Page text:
Prediction comes after a surge in events over the past few years
This year’s Atlantic tropical storm season is likely to be one of the calmest on record according to the Met Office forecast.
The season runs from June to November, and is predicted to experience between 7 and 13 storms – an average of ten. Should these predictions bear fruit, this would be less than an average of 12 storms per year during the last 20 years, and a marked reduction from the last two years which have had 19 each.
Joanne Camp, climate scientist at the Met Office, said: “El Niño conditions in the Pacific can hinder the development of tropical storms in the Atlantic, so how this develops will be important for the storm season ahead – particularly from August onwards, which is normally the most active time for tropical storms.”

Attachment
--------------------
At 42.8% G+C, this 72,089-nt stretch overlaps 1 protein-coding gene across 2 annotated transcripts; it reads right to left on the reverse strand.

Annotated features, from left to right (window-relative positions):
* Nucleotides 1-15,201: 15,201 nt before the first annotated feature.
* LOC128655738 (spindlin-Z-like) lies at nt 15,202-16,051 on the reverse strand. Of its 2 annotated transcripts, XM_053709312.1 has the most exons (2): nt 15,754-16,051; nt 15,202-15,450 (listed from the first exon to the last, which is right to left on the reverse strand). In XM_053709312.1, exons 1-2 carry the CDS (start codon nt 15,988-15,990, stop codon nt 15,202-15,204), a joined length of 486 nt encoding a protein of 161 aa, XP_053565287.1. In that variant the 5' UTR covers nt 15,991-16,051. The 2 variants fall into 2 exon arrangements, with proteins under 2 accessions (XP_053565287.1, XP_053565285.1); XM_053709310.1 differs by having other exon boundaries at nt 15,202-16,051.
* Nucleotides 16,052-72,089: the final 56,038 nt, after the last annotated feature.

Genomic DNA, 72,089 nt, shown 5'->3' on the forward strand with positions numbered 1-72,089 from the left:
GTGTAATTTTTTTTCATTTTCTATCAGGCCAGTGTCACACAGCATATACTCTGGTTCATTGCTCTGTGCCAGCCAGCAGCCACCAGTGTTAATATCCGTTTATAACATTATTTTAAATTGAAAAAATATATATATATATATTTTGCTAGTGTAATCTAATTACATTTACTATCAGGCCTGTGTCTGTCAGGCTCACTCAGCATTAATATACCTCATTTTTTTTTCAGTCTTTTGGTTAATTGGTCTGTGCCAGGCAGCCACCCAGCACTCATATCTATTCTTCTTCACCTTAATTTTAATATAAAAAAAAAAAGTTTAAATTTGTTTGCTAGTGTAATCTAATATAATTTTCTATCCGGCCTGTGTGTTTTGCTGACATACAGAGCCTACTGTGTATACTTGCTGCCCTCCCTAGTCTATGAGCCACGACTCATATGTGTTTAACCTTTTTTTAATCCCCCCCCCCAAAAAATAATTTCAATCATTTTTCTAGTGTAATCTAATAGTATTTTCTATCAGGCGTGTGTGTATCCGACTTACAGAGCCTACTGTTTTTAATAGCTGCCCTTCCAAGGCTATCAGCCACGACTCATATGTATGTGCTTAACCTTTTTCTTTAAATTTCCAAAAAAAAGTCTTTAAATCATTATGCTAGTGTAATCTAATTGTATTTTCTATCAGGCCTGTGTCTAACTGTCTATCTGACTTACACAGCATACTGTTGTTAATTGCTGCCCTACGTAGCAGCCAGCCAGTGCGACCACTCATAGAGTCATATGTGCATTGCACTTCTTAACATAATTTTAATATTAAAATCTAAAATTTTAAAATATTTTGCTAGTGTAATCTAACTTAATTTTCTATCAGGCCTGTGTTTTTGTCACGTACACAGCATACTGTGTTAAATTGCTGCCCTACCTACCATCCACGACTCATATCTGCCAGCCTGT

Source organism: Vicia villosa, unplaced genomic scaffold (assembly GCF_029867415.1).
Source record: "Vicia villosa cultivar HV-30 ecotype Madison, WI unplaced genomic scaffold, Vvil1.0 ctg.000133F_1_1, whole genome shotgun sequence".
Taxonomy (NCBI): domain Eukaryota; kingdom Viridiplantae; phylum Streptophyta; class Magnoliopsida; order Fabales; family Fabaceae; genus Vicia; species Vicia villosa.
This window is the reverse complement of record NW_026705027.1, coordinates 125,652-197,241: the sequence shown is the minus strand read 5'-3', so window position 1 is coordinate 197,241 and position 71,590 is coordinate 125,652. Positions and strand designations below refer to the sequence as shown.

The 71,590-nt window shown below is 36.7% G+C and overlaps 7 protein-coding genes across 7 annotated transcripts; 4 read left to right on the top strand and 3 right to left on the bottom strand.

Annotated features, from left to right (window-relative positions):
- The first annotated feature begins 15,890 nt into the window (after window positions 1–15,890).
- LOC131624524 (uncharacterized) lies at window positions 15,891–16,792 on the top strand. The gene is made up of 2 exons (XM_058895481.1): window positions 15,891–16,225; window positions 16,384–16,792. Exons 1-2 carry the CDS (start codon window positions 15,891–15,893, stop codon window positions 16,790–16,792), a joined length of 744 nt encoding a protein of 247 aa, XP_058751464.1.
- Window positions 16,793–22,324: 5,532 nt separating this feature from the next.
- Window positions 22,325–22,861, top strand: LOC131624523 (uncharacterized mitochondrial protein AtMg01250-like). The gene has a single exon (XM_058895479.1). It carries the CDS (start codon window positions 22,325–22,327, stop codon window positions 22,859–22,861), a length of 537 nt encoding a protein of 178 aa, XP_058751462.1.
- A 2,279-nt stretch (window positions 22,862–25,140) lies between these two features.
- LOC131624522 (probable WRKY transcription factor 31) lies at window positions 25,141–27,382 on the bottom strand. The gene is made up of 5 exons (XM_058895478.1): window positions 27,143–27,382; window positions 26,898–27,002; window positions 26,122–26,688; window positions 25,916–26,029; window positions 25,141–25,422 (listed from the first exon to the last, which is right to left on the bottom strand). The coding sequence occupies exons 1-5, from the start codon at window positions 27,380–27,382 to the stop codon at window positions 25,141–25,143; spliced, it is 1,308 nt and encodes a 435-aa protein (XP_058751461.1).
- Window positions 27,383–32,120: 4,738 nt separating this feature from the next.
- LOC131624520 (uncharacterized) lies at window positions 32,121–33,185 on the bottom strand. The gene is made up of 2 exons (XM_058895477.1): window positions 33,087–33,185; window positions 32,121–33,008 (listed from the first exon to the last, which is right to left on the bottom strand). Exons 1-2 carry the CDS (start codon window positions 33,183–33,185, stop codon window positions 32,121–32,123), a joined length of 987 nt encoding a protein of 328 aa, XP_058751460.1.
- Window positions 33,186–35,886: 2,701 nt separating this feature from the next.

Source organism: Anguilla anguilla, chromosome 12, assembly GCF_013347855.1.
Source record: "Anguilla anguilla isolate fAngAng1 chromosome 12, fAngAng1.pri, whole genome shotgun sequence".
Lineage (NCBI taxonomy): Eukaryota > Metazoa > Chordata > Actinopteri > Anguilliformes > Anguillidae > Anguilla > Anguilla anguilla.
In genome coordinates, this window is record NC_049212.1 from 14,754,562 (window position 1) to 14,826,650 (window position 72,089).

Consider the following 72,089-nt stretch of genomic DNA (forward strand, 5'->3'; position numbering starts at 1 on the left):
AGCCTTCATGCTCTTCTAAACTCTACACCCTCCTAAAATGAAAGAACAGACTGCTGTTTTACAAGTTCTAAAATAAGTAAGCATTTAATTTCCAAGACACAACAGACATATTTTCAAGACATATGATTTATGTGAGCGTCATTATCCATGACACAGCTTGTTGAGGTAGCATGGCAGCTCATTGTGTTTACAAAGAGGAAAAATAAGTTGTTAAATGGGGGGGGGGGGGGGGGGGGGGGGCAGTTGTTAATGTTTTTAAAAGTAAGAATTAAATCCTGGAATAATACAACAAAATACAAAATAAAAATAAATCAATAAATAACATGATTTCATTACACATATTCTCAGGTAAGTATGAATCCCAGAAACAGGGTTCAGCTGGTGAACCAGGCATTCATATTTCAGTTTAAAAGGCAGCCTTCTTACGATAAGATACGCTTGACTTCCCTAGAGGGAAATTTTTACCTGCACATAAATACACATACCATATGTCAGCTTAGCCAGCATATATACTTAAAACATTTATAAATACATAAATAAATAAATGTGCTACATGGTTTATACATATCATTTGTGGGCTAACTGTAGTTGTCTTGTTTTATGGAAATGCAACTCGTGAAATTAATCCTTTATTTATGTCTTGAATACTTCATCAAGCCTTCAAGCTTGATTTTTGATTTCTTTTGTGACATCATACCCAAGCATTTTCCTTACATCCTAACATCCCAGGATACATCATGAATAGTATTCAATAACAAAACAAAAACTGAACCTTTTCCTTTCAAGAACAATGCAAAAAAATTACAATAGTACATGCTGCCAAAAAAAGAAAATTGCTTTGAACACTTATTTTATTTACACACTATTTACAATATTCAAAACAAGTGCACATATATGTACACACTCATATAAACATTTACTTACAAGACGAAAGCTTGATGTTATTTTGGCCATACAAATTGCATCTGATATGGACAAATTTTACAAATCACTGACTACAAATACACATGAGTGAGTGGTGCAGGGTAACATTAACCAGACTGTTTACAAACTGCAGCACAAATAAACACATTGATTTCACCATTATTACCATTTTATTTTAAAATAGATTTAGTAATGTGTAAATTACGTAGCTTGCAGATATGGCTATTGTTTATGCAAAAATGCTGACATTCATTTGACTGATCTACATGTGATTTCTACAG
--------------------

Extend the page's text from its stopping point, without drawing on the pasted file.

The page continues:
The Accumulated Cyclone Energy (ACE) index – which measures the number of storms and their combined strength – is also likely to be slightly lower than average this year, with a most likely value of 90 compared to the 1980–2010 average of 104.
There is a relatively wide range in the ACE index for 2012, with a 70% chance that the number will be between 28 and 152. This is partly due to the current uncertainty in the evolution of the El Niño/La Niña cycle over the next few months.